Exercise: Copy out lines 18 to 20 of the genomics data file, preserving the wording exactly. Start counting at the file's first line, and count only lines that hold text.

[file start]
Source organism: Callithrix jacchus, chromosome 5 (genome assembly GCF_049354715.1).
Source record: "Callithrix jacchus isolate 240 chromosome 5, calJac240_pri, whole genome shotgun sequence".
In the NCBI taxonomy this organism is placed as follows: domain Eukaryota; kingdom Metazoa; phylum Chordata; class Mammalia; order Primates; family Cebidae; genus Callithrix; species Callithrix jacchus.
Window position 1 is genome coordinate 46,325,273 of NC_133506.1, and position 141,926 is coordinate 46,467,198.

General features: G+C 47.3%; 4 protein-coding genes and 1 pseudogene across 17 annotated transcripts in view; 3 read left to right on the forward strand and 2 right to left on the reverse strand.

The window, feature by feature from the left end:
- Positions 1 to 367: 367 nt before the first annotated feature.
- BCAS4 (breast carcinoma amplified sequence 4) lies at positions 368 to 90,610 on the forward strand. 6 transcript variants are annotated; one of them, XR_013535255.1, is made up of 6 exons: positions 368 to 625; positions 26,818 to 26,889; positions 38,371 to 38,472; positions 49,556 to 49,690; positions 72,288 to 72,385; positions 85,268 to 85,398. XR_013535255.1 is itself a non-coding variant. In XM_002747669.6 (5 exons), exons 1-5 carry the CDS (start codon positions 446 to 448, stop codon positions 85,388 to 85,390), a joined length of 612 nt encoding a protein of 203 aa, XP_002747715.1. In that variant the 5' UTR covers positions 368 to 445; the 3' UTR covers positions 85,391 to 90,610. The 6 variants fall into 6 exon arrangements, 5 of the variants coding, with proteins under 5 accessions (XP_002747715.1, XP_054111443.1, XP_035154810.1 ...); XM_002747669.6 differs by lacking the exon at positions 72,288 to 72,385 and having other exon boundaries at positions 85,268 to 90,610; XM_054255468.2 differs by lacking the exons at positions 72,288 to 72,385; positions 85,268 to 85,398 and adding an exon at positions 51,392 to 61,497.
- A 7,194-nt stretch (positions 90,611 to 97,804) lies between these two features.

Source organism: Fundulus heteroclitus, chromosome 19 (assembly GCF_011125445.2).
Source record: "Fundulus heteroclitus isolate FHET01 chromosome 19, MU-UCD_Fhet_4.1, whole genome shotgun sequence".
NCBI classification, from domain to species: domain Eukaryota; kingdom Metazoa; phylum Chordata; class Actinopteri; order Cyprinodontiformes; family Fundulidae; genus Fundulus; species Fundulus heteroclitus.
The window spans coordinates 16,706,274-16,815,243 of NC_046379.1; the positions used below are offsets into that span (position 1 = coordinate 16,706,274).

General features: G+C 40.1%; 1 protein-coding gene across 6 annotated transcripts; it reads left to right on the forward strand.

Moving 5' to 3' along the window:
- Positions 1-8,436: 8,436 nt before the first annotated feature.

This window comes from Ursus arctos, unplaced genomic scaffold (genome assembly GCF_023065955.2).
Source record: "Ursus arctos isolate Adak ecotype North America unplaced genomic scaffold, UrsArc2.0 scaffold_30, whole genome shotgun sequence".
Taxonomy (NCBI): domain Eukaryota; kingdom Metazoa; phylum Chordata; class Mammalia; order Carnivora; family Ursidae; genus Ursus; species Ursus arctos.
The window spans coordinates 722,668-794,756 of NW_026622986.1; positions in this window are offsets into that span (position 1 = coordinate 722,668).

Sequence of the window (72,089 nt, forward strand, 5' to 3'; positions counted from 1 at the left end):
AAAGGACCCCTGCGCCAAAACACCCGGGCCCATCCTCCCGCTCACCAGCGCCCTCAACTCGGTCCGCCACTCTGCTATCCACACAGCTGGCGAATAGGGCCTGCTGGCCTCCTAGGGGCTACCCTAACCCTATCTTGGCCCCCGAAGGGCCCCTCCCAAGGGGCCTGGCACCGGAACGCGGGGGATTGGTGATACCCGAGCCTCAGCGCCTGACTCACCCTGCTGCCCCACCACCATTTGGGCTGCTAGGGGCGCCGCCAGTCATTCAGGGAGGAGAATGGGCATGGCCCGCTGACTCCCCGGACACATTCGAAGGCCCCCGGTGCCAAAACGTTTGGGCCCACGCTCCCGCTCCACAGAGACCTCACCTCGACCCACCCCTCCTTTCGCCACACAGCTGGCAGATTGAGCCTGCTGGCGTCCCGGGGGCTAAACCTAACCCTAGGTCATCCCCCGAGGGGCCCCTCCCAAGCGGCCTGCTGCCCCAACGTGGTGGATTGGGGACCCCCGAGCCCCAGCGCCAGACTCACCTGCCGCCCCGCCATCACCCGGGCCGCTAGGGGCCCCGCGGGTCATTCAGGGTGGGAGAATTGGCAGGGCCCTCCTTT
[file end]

Source record: "Ursus arctos isolate Adak ecotype North America unplaced genomic scaffold, UrsArc2.0 scaffold_30, whole genome shotgun sequence".
Taxonomy (NCBI): domain Eukaryota; kingdom Metazoa; phylum Chordata; class Mammalia; order Carnivora; family Ursidae; genus Ursus; species Ursus arctos.
The window spans coordinates 722,668-794,756 of NW_026622986.1; positions in this window are offsets into that span (position 1 = coordinate 722,668).